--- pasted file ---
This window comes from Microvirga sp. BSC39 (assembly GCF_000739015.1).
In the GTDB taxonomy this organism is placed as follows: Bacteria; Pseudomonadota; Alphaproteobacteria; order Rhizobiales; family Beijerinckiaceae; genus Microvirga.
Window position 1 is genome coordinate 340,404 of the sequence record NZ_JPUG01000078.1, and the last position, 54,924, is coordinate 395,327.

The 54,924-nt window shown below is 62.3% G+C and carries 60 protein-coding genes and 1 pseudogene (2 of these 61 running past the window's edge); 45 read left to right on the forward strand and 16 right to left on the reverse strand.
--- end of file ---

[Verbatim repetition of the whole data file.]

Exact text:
This window comes from Microvirga sp. BSC39 (assembly GCF_000739015.1).
In the GTDB taxonomy this organism is placed as follows: Bacteria; Pseudomonadota; Alphaproteobacteria; order Rhizobiales; family Beijerinckiaceae; genus Microvirga.
Window position 1 is genome coordinate 340,404 of the sequence record NZ_JPUG01000078.1, and the last position, 54,924, is coordinate 395,327.

The 54,924-nt window shown below is 62.3% G+C and carries 60 protein-coding genes and 1 pseudogene (2 of these 61 running past the window's edge); 45 read left to right on the forward strand and 16 right to left on the reverse strand.